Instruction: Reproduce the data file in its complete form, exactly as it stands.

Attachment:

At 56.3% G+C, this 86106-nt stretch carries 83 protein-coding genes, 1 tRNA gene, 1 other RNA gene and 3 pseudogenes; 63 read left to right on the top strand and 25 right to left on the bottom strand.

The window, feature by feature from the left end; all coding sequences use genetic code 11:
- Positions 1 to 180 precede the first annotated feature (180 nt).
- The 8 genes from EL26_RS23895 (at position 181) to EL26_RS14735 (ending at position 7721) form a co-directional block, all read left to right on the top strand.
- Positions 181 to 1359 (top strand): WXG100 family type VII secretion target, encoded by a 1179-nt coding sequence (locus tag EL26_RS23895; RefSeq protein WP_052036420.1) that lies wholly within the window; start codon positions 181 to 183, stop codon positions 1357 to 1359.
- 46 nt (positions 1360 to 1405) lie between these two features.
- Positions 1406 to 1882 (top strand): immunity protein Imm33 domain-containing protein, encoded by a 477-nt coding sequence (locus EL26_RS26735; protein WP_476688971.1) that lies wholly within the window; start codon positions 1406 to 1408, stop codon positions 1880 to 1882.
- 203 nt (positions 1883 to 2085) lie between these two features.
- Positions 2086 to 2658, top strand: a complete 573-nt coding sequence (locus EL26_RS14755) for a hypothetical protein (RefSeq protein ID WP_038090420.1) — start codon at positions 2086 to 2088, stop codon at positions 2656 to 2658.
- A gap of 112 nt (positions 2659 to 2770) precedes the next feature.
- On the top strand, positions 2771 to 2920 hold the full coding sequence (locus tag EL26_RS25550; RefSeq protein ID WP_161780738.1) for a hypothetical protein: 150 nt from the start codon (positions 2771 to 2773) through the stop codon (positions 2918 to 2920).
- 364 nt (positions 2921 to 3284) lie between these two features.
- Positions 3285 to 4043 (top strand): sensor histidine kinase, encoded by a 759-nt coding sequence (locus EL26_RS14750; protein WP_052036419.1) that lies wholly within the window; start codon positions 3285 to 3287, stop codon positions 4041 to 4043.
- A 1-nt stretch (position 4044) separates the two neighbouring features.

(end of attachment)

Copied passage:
At 56.3% G+C, this 86106-nt stretch carries 83 protein-coding genes, 1 tRNA gene, 1 other RNA gene and 3 pseudogenes; 63 read left to right on the top strand and 25 right to left on the bottom strand.

The window, feature by feature from the left end; all coding sequences use genetic code 11:
- Positions 1 to 180 precede the first annotated feature (180 nt).
- The 8 genes from EL26_RS23895 (at position 181) to EL26_RS14735 (ending at position 7721) form a co-directional block, all read left to right on the top strand.
- Positions 181 to 1359 (top strand): WXG100 family type VII secretion target, encoded by a 1179-nt coding sequence (locus tag EL26_RS23895; RefSeq protein WP_052036420.1) that lies wholly within the window; start codon positions 181 to 183, stop codon positions 1357 to 1359.
- 46 nt (positions 1360 to 1405) lie between these two features.
- Positions 1406 to 1882 (top strand): immunity protein Imm33 domain-containing protein, encoded by a 477-nt coding sequence (locus EL26_RS26735; protein WP_476688971.1) that lies wholly within the window; start codon positions 1406 to 1408, stop codon positions 1880 to 1882.
- 203 nt (positions 1883 to 2085) lie between these two features.
- Positions 2086 to 2658, top strand: a complete 573-nt coding sequence (locus EL26_RS14755) for a hypothetical protein (RefSeq protein ID WP_038090420.1) — start codon at positions 2086 to 2088, stop codon at positions 2656 to 2658.
- A gap of 112 nt (positions 2659 to 2770) precedes the next feature.
- On the top strand, positions 2771 to 2920 hold the full coding sequence (locus tag EL26_RS25550; RefSeq protein ID WP_161780738.1) for a hypothetical protein: 150 nt from the start codon (positions 2771 to 2773) through the stop codon (positions 2918 to 2920).
- 364 nt (positions 2921 to 3284) lie between these two features.
- Positions 3285 to 4043 (top strand): sensor histidine kinase, encoded by a 759-nt coding sequence (locus EL26_RS14750; protein WP_052036419.1) that lies wholly within the window; start codon positions 3285 to 3287, stop codon positions 4041 to 4043.
- A 1-nt stretch (position 4044) separates the two neighbouring features.